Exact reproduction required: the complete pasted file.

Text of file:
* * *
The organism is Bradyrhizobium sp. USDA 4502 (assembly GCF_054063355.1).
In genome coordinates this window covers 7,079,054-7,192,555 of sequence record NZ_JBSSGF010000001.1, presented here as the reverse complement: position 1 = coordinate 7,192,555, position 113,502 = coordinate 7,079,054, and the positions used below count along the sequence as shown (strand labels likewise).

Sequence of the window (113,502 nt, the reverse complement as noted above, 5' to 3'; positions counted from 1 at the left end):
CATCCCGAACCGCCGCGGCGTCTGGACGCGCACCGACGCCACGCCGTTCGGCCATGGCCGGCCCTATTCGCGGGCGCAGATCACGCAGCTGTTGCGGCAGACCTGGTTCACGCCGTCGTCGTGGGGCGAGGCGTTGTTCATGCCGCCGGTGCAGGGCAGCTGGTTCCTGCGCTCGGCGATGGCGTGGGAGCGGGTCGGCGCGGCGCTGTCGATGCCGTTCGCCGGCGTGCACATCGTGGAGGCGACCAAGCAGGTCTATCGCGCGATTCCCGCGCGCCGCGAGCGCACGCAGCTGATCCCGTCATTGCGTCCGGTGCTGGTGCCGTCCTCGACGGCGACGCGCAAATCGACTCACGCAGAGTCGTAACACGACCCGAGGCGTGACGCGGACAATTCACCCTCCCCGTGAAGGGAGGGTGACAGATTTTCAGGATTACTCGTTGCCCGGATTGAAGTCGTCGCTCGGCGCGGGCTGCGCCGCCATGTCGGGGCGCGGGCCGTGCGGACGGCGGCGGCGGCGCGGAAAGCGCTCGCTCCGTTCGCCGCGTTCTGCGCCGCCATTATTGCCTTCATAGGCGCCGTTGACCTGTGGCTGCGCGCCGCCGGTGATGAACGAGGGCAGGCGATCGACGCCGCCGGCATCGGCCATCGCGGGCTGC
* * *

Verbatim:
The organism is Bradyrhizobium sp. USDA 4502 (assembly GCF_054063355.1).
In genome coordinates this window covers 7,079,054-7,192,555 of sequence record NZ_JBSSGF010000001.1, presented here as the reverse complement: position 1 = coordinate 7,192,555, position 113,502 = coordinate 7,079,054, and the positions used below count along the sequence as shown (strand labels likewise).

Sequence of the window (113,502 nt, the reverse complement as noted above, 5' to 3'; positions counted from 1 at the left end):
CATCCCGAACCGCCGCGGCGTCTGGACGCGCACCGACGCCACGCCGTTCGGCCATGGCCGGCCCTATTCGCGGGCGCAGATCACGCAGCTGTTGCGGCAGACCTGGTTCACGCCGTCGTCGTGGGGCGAGGCGTTGTTCATGCCGCCGGTGCAGGGCAGCTGGTTCCTGCGCTCGGCGATGGCGTGGGAGCGGGTCGGCGCGGCGCTGTCGATGCCGTTCGCCGGCGTGCACATCGTGGAGGCGACCAAGCAGGTCTATCGCGCGATTCCCGCGCGCCGCGAGCGCACGCAGCTGATCCCGTCATTGCGTCCGGTGCTGGTGCCGTCCTCGACGGCGACGCGCAAATCGACTCACGCAGAGTCGTAACACGACCCGAGGCGTGACGCGGACAATTCACCCTCCCCGTGAAGGGAGGGTGACAGATTTTCAGGATTACTCGTTGCCCGGATTGAAGTCGTCGCTCGGCGCGGGCTGCGCCGCCATGTCGGGGCGCGGGCCGTGCGGACGGCGGCGGCGGCGCGGAAAGCGCTCGCTCCGTTCGCCGCGTTCTGCGCCGCCATTATTGCCTTCATAGGCGCCGTTGACCTGTGGCTGCGCGCCGCCGGTGATGAACGAGGGCAGGCGATCGACGCCGCCGGCATCGGCCATCGCGGGCTGC